The Kreft Family

by Barbara Scrivens

Thomas Kreft smiling 
with his Most Improved Player award

Thomas Kreft, a 10-year-old rugby fanatic from Ranfurly, has developed an interest in his ancestors. As he discovers more about them, he may well grow up to share some of their stoic, single-minded natures and their strong sense of solidarity.

Thomas is a seventh-generation Kreft, a direct descendant of Johann and Barbara (née Kowalski) Kreft, who lived in Szczerbięcin, a village about 30 kilometres south of Gdańsk.

Barbara gave birth to Thomas’s great, great, great, great-grandfather, Johann Martin, in 1847.

Studio shot of a serious 
Johann Martin Kreft

Johann Martin grew up in an age where explorers had expanded the world’s boundaries to the Antipodes.

Colonisers of the new south-Pacific lands looked for European settlers and mass emigration from Europe had started to extend farther than the original new worlds of the Americas.

Shipping companies flourished as trade increased. Passengers and plant shared the same ships after officials realised that one would offset the cost of carrying the other. Competition flourished, fares decreased and came within the reach of the less wealthy.

Aged 27, Johann Martin sailed to New Zealand on the three-masted square-rigged lammershagen with his wife, Rosalia, and their own two young sons, Johann and Joseph. They left from Hamburg and disembarked in Wellington on 11 July 1875.


Ethnic Kaszubian and Kocievian Poles living in Prussian-partitioned north-western Poland warmed to the possibility of starting new lives, owning some land and being free of political and religious persecution. Those who arrived in New Zealand in the 1870s and 1880s had never lived in a geographical Poland, which ceased to exist in 1795. Three political partitionings by its neighbours Prussia, Austro-Hungary and Russia during the previous 20 years had wiped Poland off maps.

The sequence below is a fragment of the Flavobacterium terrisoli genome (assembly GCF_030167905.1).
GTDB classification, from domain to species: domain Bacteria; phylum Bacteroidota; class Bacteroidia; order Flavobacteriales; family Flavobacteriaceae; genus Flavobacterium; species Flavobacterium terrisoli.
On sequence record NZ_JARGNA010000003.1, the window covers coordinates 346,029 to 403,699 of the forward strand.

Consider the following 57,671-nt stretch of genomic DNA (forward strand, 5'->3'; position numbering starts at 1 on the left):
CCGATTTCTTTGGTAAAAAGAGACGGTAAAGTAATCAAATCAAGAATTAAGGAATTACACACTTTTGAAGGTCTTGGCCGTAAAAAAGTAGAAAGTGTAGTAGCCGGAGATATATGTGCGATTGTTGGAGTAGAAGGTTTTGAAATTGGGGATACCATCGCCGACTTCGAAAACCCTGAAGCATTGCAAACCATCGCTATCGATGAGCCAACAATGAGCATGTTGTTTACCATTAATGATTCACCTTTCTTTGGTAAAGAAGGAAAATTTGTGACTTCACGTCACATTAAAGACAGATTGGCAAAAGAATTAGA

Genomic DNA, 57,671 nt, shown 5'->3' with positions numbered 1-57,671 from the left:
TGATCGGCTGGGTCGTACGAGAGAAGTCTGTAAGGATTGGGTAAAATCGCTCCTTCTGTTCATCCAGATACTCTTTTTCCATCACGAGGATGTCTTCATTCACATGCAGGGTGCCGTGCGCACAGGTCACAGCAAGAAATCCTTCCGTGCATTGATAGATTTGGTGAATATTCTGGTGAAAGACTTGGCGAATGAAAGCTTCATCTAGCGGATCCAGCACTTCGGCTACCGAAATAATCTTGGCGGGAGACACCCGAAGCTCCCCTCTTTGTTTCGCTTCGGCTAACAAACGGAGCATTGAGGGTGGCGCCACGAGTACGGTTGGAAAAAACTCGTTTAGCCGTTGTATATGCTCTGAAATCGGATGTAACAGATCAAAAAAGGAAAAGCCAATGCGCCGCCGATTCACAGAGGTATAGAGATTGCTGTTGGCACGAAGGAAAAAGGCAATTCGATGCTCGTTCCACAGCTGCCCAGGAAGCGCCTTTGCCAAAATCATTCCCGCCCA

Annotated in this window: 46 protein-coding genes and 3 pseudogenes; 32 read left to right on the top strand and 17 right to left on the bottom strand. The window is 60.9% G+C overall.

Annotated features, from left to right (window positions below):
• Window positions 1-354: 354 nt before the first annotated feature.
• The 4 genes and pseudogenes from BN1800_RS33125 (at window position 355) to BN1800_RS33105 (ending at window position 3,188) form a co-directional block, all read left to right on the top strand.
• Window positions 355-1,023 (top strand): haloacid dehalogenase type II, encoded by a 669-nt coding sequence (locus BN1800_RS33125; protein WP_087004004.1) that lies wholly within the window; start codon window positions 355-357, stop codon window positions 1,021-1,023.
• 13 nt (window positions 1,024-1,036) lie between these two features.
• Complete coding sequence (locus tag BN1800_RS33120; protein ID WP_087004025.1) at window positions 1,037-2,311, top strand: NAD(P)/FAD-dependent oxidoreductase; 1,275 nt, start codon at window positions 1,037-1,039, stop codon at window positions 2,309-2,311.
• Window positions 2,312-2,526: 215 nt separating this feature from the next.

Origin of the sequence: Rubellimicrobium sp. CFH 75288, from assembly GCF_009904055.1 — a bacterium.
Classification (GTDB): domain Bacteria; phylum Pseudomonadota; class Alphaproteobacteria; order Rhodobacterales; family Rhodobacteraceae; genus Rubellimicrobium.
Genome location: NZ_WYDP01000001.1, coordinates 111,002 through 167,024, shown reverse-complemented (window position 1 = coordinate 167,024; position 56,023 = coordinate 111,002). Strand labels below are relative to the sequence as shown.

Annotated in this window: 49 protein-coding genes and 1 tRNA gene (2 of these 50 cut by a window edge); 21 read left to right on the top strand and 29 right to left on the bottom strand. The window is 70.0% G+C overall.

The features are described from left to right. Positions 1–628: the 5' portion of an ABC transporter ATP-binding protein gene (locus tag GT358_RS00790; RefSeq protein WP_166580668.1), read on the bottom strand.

Once in control of the Polish administration, the Prussians started germanising names. Kreft, with no obviously Polish ‘ski’ suffix, or consonant combinations, did not need attention.

Johann is a germanised derivative of Jan or Janusz. (King Jan III Sobieski led Polish and German troops to victory at the Battle of Vienna in 1683.) During the Prussian partitioning of Poland, Latin priests recorded the name as “Johannes” while German priests and officials registered “Johann.” According to Kaszubian historian Stanisław Frymark,1 the spelling “Jan” returned only after Poland regained its sovereignty in 1918.

Stanisław: “As the partitions occured, some single men from Germany decided to travel east to seek their fortunes. They had to learn the Kaszubian and Kocievian languages to be understood and to fit in. They married local women and integrated into the society.”

Whether Johann Kreft’s lineage originated in Germany we may never know but to the Prussian authorities he was a Polish Catholic and treated as such.

Johann Martin Kreft did not revert to a Polish spelling of his name once he left his homeland but prudently became John in New Zealand. On the lammershagen passenger list, he was the mysterious JM Krept and on the earliest New Zealand lists bearing his name, he is John Krefft or Krepts. After a few more early mis-spellings, such as Rrept and Kraft, his surname stood unchanged.

Thomas John Kreft, born in Dunedin in 2007, is the son of John Patrick Kreft, who is the son of Anthony John Kreft (Tony), who is the son of John Patrick Kreft (Jack), who was the son of Martin Kreft, who was the son of Johann Martin Kreft (John), the one who came to New Zealand in 1875 and who was the son of Johann and Barbara Kreft.